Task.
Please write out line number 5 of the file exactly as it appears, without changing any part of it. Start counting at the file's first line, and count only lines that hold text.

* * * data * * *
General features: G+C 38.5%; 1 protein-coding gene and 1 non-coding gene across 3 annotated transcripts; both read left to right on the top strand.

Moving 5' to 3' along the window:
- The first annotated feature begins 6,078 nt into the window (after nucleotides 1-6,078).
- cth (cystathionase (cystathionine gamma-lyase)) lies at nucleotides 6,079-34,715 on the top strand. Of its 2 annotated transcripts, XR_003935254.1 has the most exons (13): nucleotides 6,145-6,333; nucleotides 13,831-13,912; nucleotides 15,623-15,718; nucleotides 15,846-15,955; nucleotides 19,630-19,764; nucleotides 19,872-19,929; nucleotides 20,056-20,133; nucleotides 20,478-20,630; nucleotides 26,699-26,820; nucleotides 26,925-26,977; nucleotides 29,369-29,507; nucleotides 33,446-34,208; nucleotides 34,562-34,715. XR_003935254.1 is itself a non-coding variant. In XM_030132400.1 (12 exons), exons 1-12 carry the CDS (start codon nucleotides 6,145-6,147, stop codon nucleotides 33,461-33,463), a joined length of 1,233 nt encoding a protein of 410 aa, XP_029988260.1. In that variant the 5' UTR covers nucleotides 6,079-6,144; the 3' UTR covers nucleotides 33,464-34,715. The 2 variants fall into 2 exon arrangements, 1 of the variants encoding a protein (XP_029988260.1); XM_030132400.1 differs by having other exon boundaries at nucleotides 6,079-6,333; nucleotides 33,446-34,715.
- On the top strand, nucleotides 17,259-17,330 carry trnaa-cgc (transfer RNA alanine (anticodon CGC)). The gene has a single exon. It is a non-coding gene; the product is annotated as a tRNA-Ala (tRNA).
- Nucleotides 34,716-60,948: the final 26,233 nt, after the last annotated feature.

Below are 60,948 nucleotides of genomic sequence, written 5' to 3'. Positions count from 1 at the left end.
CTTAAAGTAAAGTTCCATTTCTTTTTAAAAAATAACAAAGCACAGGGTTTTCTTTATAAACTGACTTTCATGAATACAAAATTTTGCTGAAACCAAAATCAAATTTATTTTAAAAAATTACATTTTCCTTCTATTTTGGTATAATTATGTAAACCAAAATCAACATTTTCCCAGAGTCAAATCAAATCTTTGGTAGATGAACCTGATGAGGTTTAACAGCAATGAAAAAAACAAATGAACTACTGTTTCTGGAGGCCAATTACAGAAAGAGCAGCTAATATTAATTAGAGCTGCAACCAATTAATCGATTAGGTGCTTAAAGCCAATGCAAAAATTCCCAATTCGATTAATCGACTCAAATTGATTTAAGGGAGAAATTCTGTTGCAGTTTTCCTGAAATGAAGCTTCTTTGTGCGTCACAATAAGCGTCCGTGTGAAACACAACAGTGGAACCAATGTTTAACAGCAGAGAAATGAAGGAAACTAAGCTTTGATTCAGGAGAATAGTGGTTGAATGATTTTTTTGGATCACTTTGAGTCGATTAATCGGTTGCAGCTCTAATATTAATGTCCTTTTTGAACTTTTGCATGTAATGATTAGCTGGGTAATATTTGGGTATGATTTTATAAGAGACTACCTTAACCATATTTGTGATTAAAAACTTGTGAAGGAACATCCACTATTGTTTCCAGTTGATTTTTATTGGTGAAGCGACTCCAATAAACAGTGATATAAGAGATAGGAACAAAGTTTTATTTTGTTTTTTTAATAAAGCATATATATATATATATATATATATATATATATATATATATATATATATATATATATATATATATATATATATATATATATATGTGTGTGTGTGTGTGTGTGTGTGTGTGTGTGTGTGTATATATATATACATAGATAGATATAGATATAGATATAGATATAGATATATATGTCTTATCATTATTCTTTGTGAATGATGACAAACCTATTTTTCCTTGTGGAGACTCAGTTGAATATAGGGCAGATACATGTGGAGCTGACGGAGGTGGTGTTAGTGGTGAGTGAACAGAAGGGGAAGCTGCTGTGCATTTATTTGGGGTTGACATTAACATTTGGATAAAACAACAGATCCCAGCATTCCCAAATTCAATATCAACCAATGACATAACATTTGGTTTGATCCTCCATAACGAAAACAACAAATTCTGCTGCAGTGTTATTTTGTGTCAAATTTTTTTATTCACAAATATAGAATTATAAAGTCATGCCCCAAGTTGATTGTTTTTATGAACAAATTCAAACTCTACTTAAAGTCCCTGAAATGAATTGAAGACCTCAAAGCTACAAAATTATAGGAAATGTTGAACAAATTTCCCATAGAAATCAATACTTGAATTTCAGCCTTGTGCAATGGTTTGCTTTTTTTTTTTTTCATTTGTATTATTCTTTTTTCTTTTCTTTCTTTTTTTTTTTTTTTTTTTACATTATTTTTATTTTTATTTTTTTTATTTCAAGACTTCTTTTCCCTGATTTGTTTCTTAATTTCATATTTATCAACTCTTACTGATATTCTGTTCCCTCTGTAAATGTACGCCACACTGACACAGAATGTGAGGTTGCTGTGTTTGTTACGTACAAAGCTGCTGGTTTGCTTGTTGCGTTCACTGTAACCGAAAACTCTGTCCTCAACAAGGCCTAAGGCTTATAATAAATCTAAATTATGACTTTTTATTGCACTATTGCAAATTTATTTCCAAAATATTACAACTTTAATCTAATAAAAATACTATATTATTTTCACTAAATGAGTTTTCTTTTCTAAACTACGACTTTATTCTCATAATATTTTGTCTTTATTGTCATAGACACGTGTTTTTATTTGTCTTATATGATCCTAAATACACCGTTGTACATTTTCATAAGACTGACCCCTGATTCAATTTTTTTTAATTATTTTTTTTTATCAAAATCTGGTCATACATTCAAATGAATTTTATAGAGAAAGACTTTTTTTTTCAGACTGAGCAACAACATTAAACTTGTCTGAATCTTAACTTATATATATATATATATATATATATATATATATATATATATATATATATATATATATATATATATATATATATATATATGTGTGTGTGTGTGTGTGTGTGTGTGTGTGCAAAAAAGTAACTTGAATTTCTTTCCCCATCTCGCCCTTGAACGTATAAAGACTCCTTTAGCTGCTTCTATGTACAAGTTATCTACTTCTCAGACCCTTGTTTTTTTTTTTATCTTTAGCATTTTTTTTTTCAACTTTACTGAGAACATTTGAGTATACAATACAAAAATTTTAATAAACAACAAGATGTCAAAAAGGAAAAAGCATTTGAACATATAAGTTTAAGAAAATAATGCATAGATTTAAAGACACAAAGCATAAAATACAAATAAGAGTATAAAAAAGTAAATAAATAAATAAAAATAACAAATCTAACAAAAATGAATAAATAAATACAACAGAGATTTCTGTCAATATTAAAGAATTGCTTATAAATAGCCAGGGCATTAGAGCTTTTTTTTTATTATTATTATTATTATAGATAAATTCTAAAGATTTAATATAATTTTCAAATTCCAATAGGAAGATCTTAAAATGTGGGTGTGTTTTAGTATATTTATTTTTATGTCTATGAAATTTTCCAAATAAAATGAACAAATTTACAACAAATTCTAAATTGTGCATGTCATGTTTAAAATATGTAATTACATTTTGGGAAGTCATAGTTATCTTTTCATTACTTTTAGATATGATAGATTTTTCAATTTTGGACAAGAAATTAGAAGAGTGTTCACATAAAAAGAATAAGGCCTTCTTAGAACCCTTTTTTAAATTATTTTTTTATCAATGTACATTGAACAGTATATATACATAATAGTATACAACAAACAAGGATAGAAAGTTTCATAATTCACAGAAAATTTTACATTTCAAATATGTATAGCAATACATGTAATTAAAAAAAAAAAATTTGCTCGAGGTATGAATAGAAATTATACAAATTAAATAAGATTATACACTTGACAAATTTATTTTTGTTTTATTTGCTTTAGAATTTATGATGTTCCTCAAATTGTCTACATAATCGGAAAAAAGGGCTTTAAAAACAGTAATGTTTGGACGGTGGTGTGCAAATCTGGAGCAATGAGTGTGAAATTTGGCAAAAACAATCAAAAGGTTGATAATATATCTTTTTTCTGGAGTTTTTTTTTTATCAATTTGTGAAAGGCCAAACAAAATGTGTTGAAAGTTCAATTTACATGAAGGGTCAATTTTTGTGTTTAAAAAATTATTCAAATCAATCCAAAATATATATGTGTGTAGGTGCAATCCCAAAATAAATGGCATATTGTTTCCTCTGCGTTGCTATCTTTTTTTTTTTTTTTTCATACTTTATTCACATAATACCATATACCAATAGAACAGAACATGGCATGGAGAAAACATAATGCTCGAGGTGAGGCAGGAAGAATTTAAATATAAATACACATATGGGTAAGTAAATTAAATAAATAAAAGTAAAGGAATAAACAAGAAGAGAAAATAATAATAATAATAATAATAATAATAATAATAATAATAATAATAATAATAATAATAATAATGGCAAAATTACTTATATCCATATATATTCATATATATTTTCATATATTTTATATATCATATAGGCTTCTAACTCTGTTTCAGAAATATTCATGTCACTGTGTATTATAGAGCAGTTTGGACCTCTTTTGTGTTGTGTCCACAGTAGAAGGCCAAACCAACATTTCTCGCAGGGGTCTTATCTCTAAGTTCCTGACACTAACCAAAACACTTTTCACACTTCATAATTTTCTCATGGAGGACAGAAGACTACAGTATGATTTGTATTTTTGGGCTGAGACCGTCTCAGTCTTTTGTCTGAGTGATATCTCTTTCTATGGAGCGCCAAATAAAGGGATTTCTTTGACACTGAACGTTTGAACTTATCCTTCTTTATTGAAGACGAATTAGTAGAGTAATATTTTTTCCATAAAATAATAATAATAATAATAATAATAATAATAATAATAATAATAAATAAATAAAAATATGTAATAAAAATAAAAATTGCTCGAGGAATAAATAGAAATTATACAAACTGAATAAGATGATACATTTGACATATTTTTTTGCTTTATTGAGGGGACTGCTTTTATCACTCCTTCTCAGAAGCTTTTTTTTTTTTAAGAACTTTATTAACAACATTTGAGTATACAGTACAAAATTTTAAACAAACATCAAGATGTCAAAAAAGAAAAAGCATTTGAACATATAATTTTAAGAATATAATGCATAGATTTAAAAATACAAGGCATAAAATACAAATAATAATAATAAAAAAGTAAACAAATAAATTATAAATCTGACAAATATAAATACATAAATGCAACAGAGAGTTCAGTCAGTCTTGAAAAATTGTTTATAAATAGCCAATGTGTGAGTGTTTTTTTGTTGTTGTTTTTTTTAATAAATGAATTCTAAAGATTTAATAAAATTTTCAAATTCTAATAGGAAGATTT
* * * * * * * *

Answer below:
- On the top strand, nucleotides 17,259-17,330 carry trnaa-cgc (transfer RNA alanine (anticodon CGC)). The gene has a single exon. It is a non-coding gene; the product is annotated as a tRNA-Ala (tRNA).